This means that we do not necessarily see our colleagues every day, so it is essential that we build an engaged team. At the same time, we are also creating a better work-life balance and more long-term resilience, as we work together to protect our sense of team spirit.
Q7: What was the hardest part of leading through the pandemic?
I think the uncertainty was – and remains – the hardest part of the pandemic. In Asia, we have been dealing with the pandemic since its first outbreak in December 2019, and being flexible with our work structure while hygiene ensuring we maintain the highest levels of and care for our colleagues has been vital.
Communications have also been key and we have upscaled the quantity and type of communications among our employees, agents, and customers to ensure they have the facts and information they need to keep themselves safe while we endure COVID-19.
These communications vary from emails, to infographics, and to webinars explaining the importance of hygiene practices: where to obtain help while working from home; Alerts on interactive and informative events taking place online relevant to both mental and physical health, and the merits and implications that employees and customers need to consider when deciding to have their COVID-19 vaccine.
Q8: What have you been doing for your own mental wellbeing during this time of uncertainty?
I do a variety of activities to maintain my mental health. For example, I focus on breathing techniques, which I find incredibly useful. I try to empty my mind and go for walks on a regular basis. I also relax by painting.
Q9: What is the one thing you learned or piece of advice you received coming up the ranks that you try to pass on to your team?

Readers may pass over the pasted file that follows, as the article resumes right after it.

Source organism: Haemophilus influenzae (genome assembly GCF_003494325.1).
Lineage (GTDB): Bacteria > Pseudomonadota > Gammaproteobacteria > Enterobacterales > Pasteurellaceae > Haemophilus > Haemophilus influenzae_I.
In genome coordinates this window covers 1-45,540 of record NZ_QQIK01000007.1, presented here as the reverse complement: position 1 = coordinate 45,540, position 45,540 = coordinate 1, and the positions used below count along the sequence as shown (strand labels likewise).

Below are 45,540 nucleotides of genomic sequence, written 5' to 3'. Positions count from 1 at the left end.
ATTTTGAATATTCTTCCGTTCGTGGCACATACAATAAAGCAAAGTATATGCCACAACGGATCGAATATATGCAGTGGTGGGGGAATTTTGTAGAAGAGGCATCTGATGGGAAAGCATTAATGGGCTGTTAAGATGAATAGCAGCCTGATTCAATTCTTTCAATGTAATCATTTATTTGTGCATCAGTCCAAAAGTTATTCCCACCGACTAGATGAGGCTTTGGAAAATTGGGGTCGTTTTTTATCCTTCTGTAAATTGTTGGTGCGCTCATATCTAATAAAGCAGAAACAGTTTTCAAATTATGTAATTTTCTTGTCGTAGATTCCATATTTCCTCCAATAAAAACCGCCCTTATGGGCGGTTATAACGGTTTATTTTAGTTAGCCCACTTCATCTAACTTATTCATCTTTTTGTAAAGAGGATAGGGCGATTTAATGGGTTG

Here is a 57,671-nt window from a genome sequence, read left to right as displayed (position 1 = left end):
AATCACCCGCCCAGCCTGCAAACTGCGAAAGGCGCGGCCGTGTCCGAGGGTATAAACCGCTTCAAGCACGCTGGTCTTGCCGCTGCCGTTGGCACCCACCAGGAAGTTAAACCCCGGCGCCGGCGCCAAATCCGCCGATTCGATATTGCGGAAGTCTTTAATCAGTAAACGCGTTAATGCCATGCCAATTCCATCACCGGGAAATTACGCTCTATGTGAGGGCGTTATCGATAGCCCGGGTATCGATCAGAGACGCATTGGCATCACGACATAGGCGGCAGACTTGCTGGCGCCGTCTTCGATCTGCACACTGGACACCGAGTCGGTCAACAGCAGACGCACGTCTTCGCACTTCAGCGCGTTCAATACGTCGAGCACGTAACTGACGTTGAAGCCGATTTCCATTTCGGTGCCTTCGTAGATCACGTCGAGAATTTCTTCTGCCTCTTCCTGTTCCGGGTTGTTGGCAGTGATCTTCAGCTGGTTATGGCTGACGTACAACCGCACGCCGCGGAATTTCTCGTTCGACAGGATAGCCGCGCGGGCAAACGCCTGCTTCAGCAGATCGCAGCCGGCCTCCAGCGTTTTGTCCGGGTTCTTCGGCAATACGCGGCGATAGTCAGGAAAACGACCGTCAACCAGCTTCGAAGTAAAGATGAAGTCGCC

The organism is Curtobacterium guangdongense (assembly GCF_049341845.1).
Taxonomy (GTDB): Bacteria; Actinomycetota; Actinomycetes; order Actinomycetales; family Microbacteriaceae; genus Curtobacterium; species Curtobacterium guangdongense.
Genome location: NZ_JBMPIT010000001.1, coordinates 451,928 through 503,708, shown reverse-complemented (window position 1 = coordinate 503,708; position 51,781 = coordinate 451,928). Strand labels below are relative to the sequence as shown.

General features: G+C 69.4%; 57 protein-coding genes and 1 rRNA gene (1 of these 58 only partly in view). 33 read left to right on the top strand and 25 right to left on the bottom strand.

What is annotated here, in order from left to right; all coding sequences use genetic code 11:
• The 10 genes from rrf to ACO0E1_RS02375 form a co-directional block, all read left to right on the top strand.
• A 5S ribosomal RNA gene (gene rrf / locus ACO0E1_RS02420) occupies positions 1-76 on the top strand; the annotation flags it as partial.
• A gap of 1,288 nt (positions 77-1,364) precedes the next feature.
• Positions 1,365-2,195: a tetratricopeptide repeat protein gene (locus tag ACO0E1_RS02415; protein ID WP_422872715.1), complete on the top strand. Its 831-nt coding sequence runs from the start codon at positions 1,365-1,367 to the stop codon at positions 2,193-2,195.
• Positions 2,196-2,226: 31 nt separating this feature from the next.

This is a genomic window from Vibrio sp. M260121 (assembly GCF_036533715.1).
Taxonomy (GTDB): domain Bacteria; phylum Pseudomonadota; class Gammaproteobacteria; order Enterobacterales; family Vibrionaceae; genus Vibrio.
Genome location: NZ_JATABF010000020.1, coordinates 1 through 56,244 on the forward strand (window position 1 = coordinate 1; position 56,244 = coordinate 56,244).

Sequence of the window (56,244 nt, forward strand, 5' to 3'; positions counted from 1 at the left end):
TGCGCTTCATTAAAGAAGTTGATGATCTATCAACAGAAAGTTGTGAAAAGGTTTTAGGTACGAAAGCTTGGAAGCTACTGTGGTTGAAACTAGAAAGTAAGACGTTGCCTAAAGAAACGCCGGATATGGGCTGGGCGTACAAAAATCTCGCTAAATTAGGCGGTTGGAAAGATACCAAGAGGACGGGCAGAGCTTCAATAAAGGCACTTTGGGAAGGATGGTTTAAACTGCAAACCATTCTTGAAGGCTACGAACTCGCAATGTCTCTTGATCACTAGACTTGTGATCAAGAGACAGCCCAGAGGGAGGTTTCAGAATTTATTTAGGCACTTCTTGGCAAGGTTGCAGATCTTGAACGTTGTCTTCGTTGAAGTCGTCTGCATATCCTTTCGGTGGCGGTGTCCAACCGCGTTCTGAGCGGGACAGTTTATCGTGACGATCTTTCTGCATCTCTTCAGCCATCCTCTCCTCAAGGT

I am a firm believer in meritocracy. This enables people to be in the best roles. It’s my job and responsibility, along with the rest of the leadership team, to identify people with different strengths and ensure they are in the right role. I believe this is a key reason why we have so many women in leadership roles; meritocracy breeds diversity.
Q10: How would you describe your management style?
I would say fostering a strong sense of both potential and collaboration. They go hand-in-hand. By allowing people to take control of their own roles (and careers) we are building the next generation of leaders.
But, of course, collaboration is critical, which is why we hold so many cross-functional meetings and share the results of different departments’ successes (and failures) so we can all learn to excel. This sense of teamwork is exemplified by AXA being a training kit partner and training center partner for Liverpool Football Club. LFC has shown us by example how privilege and collegiality lead to great results and a winning culture.
Q11: If not this career, what alternative career path would you have chosen?
It is fair to say that I have considered other financial service opportunities during my career. However, after being in insurance for more than 30 years, I believe I am in the right role. The industry continues to grow and adapt to change; we only have to look at the use we are making of AI and insurtech to see this. It’s great to be part of an industry where the wellbeing of our customers is the number one priority. Our global purpose of ‘acting for human progress by protecting what matters’, says it best.
An excerpt of this first article appeared in the Q4 edition of Human Resources Online’s North Asia e-magazine. View a copy of the e-magazine here, where you’ll find power-packed features and interviews with leaders from Singapore, Hong Kong, Taiwan, China, the US, and more!